Along with early charter visitors and globetrotting cruisers, a handful of sportfishing boats would make the trek over from Puerto Rico to fish the nearby North Drop and to spend quality family time in what they called “Gorda Sound”. The boats would be on Bitter End’s moorings or at anchor and they joined in Bitter End’s shoreside life along with resort guests, transient cruisers, and charter visitors. It was a melting pot of people messing about in boats. But one thing the fishing crowd really wanted was a place to dock, hook up to shore power and wash the fish scales out of the cockpit. This loyal group of friends surged with the 1982 addition of the QD docks and the Quarterdeck Club.
The Quarterdeck Club provided dockside membership features that would appeal to boaters whose Bitter End visits were frequent and usually longer than one or two nights, just the ticket for our Puerto Rican friends. Among the earliest members were the Bacardi, Cabrer, Vicente, Santiago, and Rodriguez families, many of whom became the true “first responders” for Virgin Gorda and North Sound in the days following Irma.
By the late 1980s, bigger motor- and sailing-yachts became more numerous and what’s now called “A” dock became their preferred berths. We responded to these larger yachts with a plan to replace the wood dock with one constructed of concrete. The project was accelerated when an out-of-control a freight barge delivering a cistern took out a big chunk of the wooden dock. The new concrete dock became a solid berth for the bigger Browards, Burgers, Bertram and Hatteras that shared the dock with freight barges and Bitter End’s ferries.
As we neared the millennium, peak demand was stressing the Quarterdeck, its docks and other facilities; but we were able to figure out how to shoehorn 50-plus boats into 25 berths during Thanksgiving, Christmas, Presidents’ Week, Easter, not to mention our Puerto Rican friends’ “Christmas in July” holiday week. Slip reservations were in high demand, and visitors didn’t seem to mind rafting with their neighbors. Hurricane Luis in 1995 provided an opportunity to reconfigure the Quarterdeck dock, to extend the fuel dock, and to make the South End’s Carvery Dock a viable berth for regular visitors. Hurricane Earl visited in 2010 and that was curtains for the wood pilings supporting the Quarterdeck dock, which opened the door for the current reconfigured concrete structure. Along with “A” Dock and the fuel dock, the Quarterdeck dock successfully rode out Irma and Maria; and all will be up and running for the 2020 season.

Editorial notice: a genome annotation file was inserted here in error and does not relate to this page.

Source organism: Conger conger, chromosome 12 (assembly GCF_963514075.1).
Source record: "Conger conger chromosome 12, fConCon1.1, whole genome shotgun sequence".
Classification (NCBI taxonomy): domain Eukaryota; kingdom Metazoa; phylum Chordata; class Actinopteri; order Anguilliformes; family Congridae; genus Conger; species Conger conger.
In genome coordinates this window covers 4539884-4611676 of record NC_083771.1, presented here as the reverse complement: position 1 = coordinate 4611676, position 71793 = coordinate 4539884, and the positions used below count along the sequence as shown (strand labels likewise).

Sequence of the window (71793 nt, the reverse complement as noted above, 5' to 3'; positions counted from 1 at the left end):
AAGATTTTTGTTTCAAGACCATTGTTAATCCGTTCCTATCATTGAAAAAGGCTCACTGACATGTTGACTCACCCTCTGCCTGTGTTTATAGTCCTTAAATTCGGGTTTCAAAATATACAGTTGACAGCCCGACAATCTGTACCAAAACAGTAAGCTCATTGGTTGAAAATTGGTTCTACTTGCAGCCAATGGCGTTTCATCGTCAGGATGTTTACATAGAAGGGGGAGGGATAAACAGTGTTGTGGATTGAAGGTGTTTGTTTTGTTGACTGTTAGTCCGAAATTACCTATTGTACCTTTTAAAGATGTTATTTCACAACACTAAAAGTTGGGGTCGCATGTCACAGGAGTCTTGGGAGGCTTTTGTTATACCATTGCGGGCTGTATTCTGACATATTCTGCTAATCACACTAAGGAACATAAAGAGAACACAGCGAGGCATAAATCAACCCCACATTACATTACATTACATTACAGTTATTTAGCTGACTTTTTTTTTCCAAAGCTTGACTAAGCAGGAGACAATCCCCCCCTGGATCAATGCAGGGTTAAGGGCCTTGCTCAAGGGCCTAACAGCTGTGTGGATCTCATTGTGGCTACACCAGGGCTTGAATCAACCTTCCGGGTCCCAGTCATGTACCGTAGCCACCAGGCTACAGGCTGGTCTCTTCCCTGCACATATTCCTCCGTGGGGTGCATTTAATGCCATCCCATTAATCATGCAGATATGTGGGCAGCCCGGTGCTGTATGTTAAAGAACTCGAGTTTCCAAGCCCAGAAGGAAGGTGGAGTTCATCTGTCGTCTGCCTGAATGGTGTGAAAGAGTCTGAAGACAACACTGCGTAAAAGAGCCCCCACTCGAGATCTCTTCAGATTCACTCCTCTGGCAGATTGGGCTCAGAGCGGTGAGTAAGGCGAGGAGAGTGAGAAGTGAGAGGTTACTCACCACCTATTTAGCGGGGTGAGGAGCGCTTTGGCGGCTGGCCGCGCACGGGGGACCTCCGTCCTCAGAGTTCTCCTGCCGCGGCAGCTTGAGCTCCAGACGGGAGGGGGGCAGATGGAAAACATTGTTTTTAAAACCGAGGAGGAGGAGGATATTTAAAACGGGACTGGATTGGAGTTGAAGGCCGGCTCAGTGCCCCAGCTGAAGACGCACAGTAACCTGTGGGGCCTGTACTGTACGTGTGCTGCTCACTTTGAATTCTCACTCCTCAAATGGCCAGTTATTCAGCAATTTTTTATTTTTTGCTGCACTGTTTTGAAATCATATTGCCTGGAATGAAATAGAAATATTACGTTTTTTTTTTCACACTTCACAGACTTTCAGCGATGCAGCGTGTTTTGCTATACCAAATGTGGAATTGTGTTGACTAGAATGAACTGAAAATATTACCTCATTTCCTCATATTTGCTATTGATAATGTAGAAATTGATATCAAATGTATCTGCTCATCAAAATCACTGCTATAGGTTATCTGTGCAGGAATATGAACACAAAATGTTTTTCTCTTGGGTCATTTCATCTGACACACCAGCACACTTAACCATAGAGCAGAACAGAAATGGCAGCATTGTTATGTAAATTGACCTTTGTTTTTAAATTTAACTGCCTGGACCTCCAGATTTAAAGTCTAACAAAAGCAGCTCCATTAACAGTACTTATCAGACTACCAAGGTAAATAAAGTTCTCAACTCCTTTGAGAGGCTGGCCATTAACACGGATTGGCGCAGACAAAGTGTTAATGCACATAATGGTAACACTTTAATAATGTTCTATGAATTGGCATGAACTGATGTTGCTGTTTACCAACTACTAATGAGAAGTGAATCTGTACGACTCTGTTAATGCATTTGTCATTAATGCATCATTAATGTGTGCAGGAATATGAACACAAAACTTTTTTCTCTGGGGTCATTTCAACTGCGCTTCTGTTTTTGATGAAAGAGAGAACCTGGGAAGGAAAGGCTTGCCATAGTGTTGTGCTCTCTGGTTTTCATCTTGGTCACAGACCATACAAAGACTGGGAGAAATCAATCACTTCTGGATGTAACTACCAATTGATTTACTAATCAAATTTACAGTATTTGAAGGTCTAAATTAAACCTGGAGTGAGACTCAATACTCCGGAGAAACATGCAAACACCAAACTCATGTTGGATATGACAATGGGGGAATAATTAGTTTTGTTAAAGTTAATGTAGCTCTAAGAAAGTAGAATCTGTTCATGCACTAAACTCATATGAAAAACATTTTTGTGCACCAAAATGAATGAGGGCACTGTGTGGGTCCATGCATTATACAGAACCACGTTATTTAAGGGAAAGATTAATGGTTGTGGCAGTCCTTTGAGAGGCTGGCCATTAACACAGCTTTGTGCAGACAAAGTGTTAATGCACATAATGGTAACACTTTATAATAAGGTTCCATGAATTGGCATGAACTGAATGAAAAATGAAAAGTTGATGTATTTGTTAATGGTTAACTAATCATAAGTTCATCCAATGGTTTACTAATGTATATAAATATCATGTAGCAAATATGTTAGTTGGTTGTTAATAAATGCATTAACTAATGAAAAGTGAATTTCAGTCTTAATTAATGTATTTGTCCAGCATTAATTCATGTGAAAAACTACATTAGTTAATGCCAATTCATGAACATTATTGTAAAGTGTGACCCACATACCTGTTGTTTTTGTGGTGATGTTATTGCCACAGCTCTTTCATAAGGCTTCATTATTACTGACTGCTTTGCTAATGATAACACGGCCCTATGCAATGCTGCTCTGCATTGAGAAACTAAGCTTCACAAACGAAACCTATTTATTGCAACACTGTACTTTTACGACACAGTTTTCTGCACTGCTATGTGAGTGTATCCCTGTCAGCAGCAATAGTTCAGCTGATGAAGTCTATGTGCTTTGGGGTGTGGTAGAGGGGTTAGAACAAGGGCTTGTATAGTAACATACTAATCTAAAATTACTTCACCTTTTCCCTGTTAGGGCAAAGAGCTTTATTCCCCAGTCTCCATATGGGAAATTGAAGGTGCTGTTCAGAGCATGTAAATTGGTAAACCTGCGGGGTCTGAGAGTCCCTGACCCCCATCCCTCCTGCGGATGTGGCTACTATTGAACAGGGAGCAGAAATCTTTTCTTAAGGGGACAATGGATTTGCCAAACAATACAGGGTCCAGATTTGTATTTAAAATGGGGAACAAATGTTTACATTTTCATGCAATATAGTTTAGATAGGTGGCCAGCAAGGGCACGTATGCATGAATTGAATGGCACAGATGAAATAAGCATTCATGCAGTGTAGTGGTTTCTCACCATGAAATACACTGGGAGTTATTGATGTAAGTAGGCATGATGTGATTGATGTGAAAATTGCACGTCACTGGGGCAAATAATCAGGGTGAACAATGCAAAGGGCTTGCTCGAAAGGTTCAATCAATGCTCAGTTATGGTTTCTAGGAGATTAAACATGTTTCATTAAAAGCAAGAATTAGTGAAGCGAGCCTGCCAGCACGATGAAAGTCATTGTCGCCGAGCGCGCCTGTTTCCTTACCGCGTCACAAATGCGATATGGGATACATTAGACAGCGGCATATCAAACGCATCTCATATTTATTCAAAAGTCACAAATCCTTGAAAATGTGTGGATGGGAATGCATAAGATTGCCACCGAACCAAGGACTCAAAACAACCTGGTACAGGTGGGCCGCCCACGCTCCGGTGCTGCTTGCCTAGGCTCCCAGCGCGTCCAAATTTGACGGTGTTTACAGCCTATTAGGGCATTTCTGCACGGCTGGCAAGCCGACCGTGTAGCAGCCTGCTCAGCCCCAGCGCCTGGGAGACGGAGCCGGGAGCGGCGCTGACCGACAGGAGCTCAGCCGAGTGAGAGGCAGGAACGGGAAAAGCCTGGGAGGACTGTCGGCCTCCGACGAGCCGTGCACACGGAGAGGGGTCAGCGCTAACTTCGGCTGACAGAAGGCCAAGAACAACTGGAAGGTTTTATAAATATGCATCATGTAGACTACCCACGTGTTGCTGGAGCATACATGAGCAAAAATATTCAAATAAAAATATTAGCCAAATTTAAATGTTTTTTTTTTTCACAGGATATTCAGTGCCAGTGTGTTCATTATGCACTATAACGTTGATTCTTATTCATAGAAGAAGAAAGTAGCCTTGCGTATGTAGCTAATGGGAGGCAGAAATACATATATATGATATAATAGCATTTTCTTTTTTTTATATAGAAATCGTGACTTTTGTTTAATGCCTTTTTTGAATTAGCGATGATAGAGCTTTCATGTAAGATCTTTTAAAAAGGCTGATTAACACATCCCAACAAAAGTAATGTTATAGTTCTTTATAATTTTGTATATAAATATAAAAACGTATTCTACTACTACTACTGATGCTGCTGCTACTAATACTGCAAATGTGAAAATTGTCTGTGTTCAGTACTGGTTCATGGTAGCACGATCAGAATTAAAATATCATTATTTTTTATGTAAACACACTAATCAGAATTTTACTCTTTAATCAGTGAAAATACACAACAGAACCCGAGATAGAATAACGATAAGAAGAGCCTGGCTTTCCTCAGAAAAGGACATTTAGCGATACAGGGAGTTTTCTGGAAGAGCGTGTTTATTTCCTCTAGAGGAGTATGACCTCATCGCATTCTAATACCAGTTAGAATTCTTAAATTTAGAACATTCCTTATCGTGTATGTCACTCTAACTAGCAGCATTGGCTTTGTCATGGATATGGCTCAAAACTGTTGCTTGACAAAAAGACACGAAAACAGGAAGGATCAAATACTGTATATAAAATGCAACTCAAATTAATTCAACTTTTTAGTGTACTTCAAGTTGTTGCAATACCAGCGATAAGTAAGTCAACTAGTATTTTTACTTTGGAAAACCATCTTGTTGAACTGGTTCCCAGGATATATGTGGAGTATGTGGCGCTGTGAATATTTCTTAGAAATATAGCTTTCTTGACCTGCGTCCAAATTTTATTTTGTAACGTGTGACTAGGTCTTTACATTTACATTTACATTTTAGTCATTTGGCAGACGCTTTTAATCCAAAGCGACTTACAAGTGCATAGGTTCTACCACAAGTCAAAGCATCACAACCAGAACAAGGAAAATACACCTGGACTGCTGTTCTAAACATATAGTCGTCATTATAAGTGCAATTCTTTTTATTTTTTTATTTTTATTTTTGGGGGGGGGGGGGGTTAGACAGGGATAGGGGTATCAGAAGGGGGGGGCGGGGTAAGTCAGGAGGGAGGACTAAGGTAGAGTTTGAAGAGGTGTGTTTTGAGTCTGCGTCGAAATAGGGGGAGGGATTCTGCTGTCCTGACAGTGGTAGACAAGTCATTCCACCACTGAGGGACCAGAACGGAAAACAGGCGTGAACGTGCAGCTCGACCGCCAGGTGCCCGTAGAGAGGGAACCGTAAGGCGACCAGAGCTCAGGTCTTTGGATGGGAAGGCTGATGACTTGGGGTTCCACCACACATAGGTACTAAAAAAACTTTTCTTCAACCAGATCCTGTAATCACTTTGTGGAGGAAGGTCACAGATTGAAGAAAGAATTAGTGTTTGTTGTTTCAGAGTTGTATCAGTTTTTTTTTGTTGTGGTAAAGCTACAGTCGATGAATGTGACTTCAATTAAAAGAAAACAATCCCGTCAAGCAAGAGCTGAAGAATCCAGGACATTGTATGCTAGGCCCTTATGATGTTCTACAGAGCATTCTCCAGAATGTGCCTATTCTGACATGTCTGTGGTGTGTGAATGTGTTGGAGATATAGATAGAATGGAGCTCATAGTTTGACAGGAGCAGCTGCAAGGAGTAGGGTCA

Nick & Jenny Trotter were the Quarterdeck’s first managers. They recall that the best part of their experience was the enormous variety of people that visited Bitter End’s docks and mooring field. There were school teachers, dentists, circumnavigators, billionaires and celebrities, all messing about in boats one way or the other. How many people ever got to see Walter Cronkite come alongside in his 64-foot Hinckley, Wyntje, wearing shorts and Topsiders rather than his CBS News coat and tie?
Jenny recalls, “Sure, we saw a lot of really nice boats over the years. But it was more about meeting a lot of really nice people…during one exceptionally busy Thanksgiving holiday, a dock guest brought with him on his private plane a fully cooked 18-pound turkey for the Quarterdeck staff.” And on another occasion, “a Quarterdeck member offered to airlift a sick staff member out on his private helicopter. There was no shortage of warmth and camaraderie amongst Quarterdeck members, staff, and the local community”. Nothing speaks better to the spirit that has been and always will be Bitter End’s lifeblood and the energy that no hurricane of any strength can extinguish.